While the plot is technically about Fletcher and Scoop’s quest to reach the Storyteller’s wedding, it’s as much about their growth as characters as it is about getting from to B. This is a world inhabited by purposeful stereotypes (the infinitely wise but slightly batty old mentor, the outrageously evil witch, and even one character who proudly identifies herself as a Snob), who can at times feel a little 2-D by themselves, but this does help to emphasise the fact that the two protagonists develop naturally and realistically enough that I was really very fond of them by the end. Their flaws are what make them important as characters, and so they’re nicely fleshed out and allowed to make mistakes. Fletcher in particular undergoes some notable development, and his transformation is well handled and enjoyable to witness, because the characters, like the rest of the book, are charming and you find yourself really rooting for them as they undergo their quest.

The real triumph of the novel, however, is the world building. You can really tell that Ingram-Brown had great fun creating Fullstop Island (which is just the most adorable name ever) from the ground up to create a setting that lives beyond what we see in the story. It’s my favourite kind of world building too, where tiny details and minor characters are fleshed out beyond just filling their role to advance the plot, even if they just appear in once scene. Particular favourites of mine were the batty and slightly weird ladies who run the tea shop and one very special character who appears at the end, who you will have to read the book to find out about. If nothing else convinces you to give Rise of the Shadow Stealers a go, the joy of it’s construction should be all the persuasion you need.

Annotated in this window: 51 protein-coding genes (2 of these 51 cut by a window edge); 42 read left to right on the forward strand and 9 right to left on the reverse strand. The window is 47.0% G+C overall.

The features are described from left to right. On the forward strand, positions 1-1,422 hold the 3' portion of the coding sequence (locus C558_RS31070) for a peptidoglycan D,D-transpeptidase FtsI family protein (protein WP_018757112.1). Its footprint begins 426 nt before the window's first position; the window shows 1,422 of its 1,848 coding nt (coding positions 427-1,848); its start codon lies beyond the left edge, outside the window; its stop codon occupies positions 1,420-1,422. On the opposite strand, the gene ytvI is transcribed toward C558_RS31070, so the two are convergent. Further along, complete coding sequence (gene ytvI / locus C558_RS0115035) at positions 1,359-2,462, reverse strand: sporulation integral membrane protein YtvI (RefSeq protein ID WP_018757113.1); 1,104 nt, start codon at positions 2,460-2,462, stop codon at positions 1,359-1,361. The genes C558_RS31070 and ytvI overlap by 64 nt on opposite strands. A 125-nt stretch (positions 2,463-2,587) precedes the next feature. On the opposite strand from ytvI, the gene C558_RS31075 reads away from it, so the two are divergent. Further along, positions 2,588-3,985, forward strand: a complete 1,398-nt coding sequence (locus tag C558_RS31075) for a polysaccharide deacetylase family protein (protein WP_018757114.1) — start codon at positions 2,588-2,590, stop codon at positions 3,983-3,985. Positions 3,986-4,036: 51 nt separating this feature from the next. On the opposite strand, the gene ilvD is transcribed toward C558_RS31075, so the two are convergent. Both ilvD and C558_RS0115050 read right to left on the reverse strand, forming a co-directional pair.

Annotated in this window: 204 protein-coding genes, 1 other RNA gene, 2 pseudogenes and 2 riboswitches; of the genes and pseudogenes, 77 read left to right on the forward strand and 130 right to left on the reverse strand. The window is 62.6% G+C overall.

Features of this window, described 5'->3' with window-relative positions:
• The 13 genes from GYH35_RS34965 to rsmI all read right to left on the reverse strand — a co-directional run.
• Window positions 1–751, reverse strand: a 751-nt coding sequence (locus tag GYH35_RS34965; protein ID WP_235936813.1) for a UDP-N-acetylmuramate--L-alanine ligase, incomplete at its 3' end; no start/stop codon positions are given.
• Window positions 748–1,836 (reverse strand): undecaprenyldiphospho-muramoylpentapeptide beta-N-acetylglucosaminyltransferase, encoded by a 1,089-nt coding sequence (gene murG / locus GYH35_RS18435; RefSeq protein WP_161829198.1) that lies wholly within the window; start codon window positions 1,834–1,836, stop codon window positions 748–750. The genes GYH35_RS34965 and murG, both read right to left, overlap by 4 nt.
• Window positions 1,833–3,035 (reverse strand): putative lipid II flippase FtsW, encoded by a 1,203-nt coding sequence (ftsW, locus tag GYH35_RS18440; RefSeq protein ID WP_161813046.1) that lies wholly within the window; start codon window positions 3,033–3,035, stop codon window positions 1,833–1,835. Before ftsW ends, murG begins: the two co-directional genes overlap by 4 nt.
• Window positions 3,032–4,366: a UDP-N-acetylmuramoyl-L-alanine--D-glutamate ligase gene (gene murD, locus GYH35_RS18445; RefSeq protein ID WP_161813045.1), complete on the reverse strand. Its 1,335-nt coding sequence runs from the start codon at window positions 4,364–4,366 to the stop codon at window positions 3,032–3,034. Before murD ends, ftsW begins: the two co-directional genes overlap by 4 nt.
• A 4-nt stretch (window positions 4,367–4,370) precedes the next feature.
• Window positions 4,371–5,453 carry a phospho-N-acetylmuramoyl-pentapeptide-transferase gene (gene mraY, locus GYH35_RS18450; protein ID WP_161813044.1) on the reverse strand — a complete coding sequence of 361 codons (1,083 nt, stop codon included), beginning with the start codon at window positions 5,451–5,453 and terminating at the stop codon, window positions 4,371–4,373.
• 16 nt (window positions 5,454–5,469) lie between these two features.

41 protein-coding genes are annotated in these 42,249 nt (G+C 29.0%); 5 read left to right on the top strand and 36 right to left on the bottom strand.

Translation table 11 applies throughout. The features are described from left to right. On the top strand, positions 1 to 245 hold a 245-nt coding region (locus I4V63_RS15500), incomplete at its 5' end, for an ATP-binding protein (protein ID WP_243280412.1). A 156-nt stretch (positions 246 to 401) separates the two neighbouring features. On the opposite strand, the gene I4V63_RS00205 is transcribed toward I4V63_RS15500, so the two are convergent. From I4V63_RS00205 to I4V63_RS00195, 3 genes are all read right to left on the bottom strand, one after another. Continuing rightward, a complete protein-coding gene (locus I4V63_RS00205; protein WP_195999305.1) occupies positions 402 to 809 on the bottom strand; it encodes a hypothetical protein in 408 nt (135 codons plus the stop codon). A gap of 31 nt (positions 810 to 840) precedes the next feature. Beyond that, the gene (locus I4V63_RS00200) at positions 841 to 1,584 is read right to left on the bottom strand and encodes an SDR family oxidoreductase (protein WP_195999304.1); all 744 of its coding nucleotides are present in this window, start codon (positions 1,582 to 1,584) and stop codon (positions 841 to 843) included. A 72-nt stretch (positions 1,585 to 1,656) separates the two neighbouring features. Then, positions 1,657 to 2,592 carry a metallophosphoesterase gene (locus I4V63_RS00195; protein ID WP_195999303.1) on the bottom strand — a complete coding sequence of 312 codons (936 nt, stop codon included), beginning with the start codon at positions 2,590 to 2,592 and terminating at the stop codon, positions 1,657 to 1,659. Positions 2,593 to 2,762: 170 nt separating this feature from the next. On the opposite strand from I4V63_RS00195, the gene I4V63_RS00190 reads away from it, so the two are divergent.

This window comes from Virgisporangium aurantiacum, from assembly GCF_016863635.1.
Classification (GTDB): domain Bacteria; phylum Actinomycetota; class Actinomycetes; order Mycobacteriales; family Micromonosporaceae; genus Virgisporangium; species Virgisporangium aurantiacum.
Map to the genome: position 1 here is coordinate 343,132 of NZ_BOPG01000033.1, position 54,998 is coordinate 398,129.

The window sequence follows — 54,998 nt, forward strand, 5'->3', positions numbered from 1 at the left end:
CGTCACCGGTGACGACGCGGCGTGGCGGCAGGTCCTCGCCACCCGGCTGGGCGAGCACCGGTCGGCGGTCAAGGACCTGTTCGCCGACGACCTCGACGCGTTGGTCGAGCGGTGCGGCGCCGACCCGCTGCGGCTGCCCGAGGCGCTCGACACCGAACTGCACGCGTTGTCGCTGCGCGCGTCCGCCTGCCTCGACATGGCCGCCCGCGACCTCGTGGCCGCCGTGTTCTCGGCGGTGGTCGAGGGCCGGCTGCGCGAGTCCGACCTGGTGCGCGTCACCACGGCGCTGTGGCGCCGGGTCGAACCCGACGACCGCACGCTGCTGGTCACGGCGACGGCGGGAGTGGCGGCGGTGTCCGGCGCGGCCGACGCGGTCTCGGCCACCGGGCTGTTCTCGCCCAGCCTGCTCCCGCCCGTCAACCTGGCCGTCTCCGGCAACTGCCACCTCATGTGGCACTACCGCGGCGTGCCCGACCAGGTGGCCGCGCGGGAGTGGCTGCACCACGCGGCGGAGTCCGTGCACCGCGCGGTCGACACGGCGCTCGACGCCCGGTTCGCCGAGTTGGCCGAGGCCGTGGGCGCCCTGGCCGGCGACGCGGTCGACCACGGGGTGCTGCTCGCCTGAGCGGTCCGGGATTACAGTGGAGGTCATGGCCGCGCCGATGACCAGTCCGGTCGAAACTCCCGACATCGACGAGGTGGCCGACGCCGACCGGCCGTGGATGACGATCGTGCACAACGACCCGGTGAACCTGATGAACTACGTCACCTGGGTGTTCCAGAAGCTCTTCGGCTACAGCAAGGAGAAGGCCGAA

You’ve probably noticed the common theme in this review: ‘charming’. You can’t help but enjoy yourself while reading this book, and I would recommend it to anyone out there who needed a little cheer to brighten their week. I’m definitely looking forwards to the sequel and what Daniel Ingram-Brown has up his sleeve for his characters next.

Book Reviews, Reviews

The Other Boleyn Girl Review

cover21My past experiences with Philippa Gregory haven’t exactly endeared her to me. I watched the first episode of the BBC adaptation of her novel The White Queen and got as far as the scene where Edward IV raped Elizabeth Woodville in the forest causing her to declare her undying love for him, at which point I promptly stopped watching. I also saw the film version of The Other Boleyn Girl, but was distracted the whole time by watching Natalie Portman chase her English accent around her face (how is it possible for her half-decent accent from V for Vendetta to have got so much worse in 3 years?)

I’d also heard things about her historical accuracy, or rather lack thereof. My A-Level History class watched a documentary where she was included in a panel of historians and historical novelists, and one of the theories she presented caused several of the others to break into hysterics and one old man looked like he was going to cry.

I therefore chose to ignore The Other Boleyn Girl during my A-Level years so I didn’t pick up any strange ideas that would make old men cry, but having finished my exams and having a historical itch to scratch (is that a thing, or am I just strange?) I decided to pick it up and have a read.

Pinning down my actual problems with this book was difficult. There’s no real overarching problems that make it a Bad Book, but a build up of small niggles just made me feel uncomfortable. And a book making you uncomfortable is possibly even worse than a Bad Book, because at least you can laugh at a Bad Book.